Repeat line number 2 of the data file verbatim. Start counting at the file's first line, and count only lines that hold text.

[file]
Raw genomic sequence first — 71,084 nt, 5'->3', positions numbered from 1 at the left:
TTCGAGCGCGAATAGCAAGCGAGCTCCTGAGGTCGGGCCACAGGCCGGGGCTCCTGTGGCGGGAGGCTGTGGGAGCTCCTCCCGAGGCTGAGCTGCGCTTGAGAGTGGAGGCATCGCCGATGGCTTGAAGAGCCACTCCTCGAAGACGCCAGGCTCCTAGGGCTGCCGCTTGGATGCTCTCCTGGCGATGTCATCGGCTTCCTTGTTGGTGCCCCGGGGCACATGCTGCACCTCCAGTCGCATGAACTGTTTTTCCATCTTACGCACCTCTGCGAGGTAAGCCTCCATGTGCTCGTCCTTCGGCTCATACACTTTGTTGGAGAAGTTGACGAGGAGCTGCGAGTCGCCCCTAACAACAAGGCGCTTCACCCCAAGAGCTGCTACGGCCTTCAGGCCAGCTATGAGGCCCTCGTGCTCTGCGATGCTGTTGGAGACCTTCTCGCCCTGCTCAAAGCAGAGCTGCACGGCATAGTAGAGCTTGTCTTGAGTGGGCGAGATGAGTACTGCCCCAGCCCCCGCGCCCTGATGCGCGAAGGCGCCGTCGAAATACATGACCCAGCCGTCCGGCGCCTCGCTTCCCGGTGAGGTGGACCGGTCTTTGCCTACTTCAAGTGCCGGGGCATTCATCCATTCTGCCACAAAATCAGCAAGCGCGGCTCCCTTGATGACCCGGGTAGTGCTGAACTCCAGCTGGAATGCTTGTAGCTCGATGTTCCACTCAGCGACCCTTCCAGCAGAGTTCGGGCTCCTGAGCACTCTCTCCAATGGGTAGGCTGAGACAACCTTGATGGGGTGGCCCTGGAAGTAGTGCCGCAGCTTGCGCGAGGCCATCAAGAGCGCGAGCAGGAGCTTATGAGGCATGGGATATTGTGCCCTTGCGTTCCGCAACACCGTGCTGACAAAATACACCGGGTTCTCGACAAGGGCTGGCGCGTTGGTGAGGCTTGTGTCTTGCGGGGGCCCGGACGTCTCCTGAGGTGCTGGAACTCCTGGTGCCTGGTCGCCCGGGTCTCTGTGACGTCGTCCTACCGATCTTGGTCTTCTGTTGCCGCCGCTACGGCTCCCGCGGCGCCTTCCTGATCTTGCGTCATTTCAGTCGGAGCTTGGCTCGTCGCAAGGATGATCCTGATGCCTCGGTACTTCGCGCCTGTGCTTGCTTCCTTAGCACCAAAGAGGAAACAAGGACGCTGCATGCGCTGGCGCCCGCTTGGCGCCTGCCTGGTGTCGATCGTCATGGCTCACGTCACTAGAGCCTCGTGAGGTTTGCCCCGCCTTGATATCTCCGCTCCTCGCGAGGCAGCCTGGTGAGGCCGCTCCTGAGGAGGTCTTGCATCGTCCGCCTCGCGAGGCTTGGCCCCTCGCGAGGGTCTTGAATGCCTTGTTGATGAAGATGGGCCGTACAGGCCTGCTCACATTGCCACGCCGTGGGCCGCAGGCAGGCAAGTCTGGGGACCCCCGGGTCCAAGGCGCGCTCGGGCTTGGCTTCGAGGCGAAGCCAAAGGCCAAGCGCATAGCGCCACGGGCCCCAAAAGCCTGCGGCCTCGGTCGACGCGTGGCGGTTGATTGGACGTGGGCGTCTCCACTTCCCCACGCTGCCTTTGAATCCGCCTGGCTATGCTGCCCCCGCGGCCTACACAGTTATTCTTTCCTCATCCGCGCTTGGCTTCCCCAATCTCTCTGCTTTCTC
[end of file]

TTCGAGCGCGAATAGCAAGCGAGCTCCTGAGGTCGGGCCACAGGCCGGGGCTCCTGTGGCGGGAGGCTGTGGGAGCTCCTCCCGAGGCTGAGCTGCGCTTGAGAGTGGAGGCATCGCCGATGGCTTGAAGAGCCACTCCTCGAAGACGCCAGGCTCCTAGGGCTGCCGCTTGGATGCTCTCCTGGCGATGTCATCGGCTTCCTTGTTGGTGCCCCGGGGCACATGCTGCACCTCCAGTCGCATGAACTGTTTTTCCATCTTACGCACCTCTGCGAGGTAAGCCTCCATGTGCTCGTCCTTCGGCTCATACACTTTGTTGGAGAAGTTGACGAGGAGCTGCGAGTCGCCCCTAACAACAAGGCGCTTCACCCCAAGAGCTGCTACGGCCTTCAGGCCAGCTATGAGGCCCTCGTGCTCTGCGATGCTGTTGGAGACCTTCTCGCCCTGCTCAAAGCAGAGCTGCACGGCATAGTAGAGCTTGTCTTGAGTGGGCGAGATGAGTACTGCCCCAGCCCCCGCGCCCTGATGCGCGAAGGCGCCGTCGAAATACATGACCCAGCCGTCCGGCGCCTCGCTTCCCGGTGAGGTGGACCGGTCTTTGCCTACTTCAAGTGCCGGGGCATTCATCCATTCTGCCACAAAATCAGCAAGCGCGGCTCCCTTGATGACCCGGGTAGTGCTGAACTCCAGCTGGAATGCTTGTAGCTCGATGTTCCACTCAGCGACCCTTCCAGCAGAGTTCGGGCTCCTGAGCACTCTCTCCAATGGGTAGGCTGAGACAACCTTGATGGGGTGGCCCTGGAAGTAGTGCCGCAGCTTGCGCGAGGCCATCAAGAGCGCGAGCAGGAGCTTATGAGGCATGGGATATTGTGCCCTTGCGTTCCGCAACACCGTGCTGACAAAATACACCGGGTTCTCGACAAGGGCTGGCGCGTTGGTGAGGCTTGTGTCTTGCGGGGGCCCGGACGTCTCCTGAGGTGCTGGAACTCCTGGTGCCTGGTCGCCCGGGTCTCTGTGACGTCGTCCTACCGATCTTGGTCTTCTGTTGCCGCCGCTACGGCTCCCGCGGCGCCTTCCTGATCTTGCGTCATTTCAGTCGGAGCTTGGCTCGTCGCAAGGATGATCCTGATGCCTCGGTACTTCGCGCCTGTGCTTGCTTCCTTAGCACCAAAGAGGAAACAAGGACGCTGCATGCGCTGGCGCCCGCTTGGCGCCTGCCTGGTGTCGATCGTCATGGCTCACGTCACTAGAGCCTCGTGAGGTTTGCCCCGCCTTGATATCTCCGCTCCTCGCGAGGCAGCCTGGTGAGGCCGCTCCTGAGGAGGTCTTGCATCGTCCGCCTCGCGAGGCTTGGCCCCTCGCGAGGGTCTTGAATGCCTTGTTGATGAAGATGGGCCGTACAGGCCTGCTCACATTGCCACGCCGTGGGCCGCAGGCAGGCAAGTCTGGGGACCCCCGGGTCCAAGGCGCGCTCGGGCTTGGCTTCGAGGCGAAGCCAAAGGCCAAGCGCATAGCGCCACGGGCCCCAAAAGCCTGCGGCCTCGGTCGACGCGTGGCGGTTGATTGGACGTGGGCGTCTCCACTTCCCCACGCTGCCTTTGAATCCGCCTGGCTATGCTGCCCCCGCGGCCTACACAGTTATTCTTTCCTCATCCGCGCTTGGCTTCCCCAATCTCTCTGCTTTCTC